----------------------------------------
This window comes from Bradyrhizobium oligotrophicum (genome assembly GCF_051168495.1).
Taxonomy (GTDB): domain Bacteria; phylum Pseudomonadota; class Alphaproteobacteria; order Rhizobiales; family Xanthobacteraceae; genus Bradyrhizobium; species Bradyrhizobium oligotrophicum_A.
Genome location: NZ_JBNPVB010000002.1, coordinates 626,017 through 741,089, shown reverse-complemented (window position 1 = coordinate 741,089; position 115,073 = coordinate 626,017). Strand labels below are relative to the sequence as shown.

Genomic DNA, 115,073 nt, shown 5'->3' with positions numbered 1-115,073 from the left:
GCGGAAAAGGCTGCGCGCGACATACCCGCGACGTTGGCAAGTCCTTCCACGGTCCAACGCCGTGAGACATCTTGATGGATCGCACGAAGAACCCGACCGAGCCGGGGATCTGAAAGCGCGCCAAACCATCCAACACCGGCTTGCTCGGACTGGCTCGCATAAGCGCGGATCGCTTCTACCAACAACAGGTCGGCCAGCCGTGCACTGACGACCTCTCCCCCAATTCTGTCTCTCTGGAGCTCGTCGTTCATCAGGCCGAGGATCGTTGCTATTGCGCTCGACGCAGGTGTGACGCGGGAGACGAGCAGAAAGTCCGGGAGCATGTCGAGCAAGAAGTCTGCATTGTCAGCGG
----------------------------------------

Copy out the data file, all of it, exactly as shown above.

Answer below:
This window comes from Bradyrhizobium oligotrophicum (genome assembly GCF_051168495.1).
Taxonomy (GTDB): domain Bacteria; phylum Pseudomonadota; class Alphaproteobacteria; order Rhizobiales; family Xanthobacteraceae; genus Bradyrhizobium; species Bradyrhizobium oligotrophicum_A.
Genome location: NZ_JBNPVB010000002.1, coordinates 626,017 through 741,089, shown reverse-complemented (window position 1 = coordinate 741,089; position 115,073 = coordinate 626,017). Strand labels below are relative to the sequence as shown.

Genomic DNA, 115,073 nt, shown 5'->3' with positions numbered 1-115,073 from the left:
GCGGAAAAGGCTGCGCGCGACATACCCGCGACGTTGGCAAGTCCTTCCACGGTCCAACGCCGTGAGACATCTTGATGGATCGCACGAAGAACCCGACCGAGCCGGGGATCTGAAAGCGCGCCAAACCATCCAACACCGGCTTGCTCGGACTGGCTCGCATAAGCGCGGATCGCTTCTACCAACAACAGGTCGGCCAGCCGTGCACTGACGACCTCTCCCCCAATTCTGTCTCTCTGGAGCTCGTCGTTCATCAGGCCGAGGATCGTTGCTATTGCGCTCGACGCAGGTGTGACGCGGGAGACGAGCAGAAAGTCCGGGAGCATGTCGAGCAAGAAGTCTGCATTGTCAGCGG